Preparedness Perspective – Active Shooters & Lone Wolves

  Various drills and exercises highlight efforts to protect communities against various types of attacks involving transportation, buildings, historic sites, sporting events, and so on. Attacks and hostage-taking incidents around

Cambridge Police Introduce First-of-Its-Kind Trauma Training for Officers

On 7 June 2016, the Cambridge (Massachusetts) Police Department conducted a law enforcement officer training at the Massachusetts Institute of Technology (MIT) to help bridge the understanding gap between officers and the citizens they serve. The training included more than 20 Cambridge career police officers and more than 15 representatives from collaborating local service providers.

Think Tank Discussion: Active Shooter Situations

The International Association of Emergency Manager (IAEM) Think Tank on 17 October 2016 focused on active shooter situations from the emergency management perspective. The event was held at the IAEM Annual Conference, with over 250 people attending in person, many on the webinar, and even more over the phone.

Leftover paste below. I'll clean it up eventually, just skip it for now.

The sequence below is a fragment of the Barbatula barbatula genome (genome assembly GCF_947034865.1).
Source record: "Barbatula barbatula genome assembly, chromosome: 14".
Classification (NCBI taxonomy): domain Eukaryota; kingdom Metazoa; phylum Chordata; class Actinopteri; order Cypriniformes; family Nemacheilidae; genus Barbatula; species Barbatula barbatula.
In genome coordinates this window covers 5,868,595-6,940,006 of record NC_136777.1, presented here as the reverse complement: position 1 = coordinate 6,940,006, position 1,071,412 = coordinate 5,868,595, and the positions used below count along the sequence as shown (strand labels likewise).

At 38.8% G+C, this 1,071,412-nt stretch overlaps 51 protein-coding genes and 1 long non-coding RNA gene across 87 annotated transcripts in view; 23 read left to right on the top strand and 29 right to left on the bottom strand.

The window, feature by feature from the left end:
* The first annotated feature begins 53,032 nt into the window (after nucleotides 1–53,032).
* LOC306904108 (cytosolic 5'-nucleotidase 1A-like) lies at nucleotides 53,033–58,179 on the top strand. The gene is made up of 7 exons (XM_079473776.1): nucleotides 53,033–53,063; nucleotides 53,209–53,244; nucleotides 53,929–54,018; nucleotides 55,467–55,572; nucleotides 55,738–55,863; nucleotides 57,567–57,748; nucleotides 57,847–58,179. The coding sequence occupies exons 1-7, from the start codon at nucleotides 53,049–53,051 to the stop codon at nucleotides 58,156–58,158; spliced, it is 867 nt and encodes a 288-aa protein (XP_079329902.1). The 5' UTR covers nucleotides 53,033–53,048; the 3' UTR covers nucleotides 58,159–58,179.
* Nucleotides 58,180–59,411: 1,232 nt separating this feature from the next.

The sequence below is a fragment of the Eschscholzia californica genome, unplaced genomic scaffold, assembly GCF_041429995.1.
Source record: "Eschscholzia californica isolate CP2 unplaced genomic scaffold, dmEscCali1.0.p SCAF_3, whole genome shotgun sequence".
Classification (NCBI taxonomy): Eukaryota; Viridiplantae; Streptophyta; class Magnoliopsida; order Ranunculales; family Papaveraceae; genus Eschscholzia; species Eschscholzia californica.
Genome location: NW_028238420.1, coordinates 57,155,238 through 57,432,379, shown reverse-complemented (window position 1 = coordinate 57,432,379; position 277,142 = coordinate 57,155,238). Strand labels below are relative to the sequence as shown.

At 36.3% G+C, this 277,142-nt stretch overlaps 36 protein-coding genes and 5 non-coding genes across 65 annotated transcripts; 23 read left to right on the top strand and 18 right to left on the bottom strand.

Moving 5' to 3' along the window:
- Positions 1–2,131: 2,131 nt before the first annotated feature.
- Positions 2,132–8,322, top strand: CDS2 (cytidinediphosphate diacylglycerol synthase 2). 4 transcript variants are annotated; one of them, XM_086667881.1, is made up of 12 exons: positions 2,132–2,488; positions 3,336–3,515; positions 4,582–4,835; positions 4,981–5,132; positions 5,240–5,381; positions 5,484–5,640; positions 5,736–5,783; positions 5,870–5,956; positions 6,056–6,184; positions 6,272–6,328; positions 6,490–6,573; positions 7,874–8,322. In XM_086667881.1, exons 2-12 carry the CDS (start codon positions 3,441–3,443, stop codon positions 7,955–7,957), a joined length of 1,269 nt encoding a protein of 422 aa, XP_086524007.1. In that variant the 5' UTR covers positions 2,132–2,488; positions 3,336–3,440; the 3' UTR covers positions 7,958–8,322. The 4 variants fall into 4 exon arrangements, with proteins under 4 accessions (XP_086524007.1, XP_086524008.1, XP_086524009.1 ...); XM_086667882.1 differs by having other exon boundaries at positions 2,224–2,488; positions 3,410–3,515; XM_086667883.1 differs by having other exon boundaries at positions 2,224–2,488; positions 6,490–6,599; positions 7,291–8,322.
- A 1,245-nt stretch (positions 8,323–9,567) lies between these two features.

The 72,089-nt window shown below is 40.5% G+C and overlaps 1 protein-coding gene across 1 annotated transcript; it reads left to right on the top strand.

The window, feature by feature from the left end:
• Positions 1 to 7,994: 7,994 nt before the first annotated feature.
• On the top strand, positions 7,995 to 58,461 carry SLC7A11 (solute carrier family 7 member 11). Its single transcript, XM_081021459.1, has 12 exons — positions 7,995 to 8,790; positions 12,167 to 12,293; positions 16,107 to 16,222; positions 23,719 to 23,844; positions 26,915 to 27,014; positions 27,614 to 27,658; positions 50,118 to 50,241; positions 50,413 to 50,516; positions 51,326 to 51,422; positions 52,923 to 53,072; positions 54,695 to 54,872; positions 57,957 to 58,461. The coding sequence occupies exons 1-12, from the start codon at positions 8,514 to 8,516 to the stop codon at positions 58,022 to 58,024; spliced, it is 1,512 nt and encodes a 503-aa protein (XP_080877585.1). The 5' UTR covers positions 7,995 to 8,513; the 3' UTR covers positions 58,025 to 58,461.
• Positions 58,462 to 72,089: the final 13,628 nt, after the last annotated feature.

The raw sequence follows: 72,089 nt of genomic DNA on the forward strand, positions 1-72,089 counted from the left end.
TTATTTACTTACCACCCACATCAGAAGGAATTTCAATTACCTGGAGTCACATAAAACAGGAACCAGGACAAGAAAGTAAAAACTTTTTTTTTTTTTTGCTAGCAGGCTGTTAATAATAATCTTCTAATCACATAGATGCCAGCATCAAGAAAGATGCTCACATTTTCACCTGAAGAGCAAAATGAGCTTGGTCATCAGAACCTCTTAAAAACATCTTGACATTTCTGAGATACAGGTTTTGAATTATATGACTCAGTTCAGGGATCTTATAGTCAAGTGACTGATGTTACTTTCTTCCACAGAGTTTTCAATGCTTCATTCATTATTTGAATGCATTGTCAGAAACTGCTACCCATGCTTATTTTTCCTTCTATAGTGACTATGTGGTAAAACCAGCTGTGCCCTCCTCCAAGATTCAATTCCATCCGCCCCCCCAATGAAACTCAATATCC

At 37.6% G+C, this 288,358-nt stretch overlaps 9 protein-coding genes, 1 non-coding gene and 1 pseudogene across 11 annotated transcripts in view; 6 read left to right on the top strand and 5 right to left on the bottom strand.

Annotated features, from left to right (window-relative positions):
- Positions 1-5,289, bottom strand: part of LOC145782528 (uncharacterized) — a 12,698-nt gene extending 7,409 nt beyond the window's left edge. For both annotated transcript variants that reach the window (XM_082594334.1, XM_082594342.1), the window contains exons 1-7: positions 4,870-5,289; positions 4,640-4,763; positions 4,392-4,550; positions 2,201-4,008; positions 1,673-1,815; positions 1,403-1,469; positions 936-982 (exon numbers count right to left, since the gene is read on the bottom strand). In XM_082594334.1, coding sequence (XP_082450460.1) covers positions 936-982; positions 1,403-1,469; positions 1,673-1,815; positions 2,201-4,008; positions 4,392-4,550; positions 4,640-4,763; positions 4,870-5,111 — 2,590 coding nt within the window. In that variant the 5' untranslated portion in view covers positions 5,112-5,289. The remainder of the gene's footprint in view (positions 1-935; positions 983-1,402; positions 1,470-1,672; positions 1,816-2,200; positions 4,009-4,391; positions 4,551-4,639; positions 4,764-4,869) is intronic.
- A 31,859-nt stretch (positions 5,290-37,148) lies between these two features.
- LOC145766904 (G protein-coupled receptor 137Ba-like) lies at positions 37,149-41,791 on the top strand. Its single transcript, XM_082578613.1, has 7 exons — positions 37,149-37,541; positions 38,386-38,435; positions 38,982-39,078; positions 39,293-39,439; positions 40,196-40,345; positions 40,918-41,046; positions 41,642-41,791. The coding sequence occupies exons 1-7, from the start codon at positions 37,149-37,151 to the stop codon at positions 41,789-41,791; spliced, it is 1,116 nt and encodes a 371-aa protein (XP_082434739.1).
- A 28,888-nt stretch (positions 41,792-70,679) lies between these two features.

Asking the Experts About Active Shooter Threats

On 16 August 2016, David Mitchell, chief of police and director of public safety for the University of Maryland, led a roundtable discussion at the College Park campus on the topic of active shooters and lone wolves. This article summarizes that discussion, which addressed various topics related to active shooters, explosives, lone wolves, terrorism, and related mental health concerns.

CDC 2015: Keeping America Safe, Healthy, and Secure

The CDC ensures the health, safety, and security of the American people. CDC scientists and public health experts are world leaders at responding to large-scale health emergencies such as natural

Beyond Running, Hiding, and Fighting

The U.S. Department of Homeland Security’s “Run. Hide. Fight.©” model serves as the foundation for active shooter preparedness. However, it does not address the needs of those with liability and duty-of-care concerns who must manage an event and minimize casualties before police arrive. A new approach to active shooter training has identified an almost untouched aspect of active attacker response.

Protecting Civil Liberties for Suspicious Activity Reports

In the United States, First Amendment rights protect the privacy, civil rights, and civil liberties of citizens. However, in the absence of legal requirements for establishing prior probable cause or reasonable suspicion when reporting suspicious behavior, questions arise about the degree to which the suspicious activity reporting, Nationwide SAR Initiative, and Information Sharing Environment (SAR-NSI-ISE) process safeguards those making reports.
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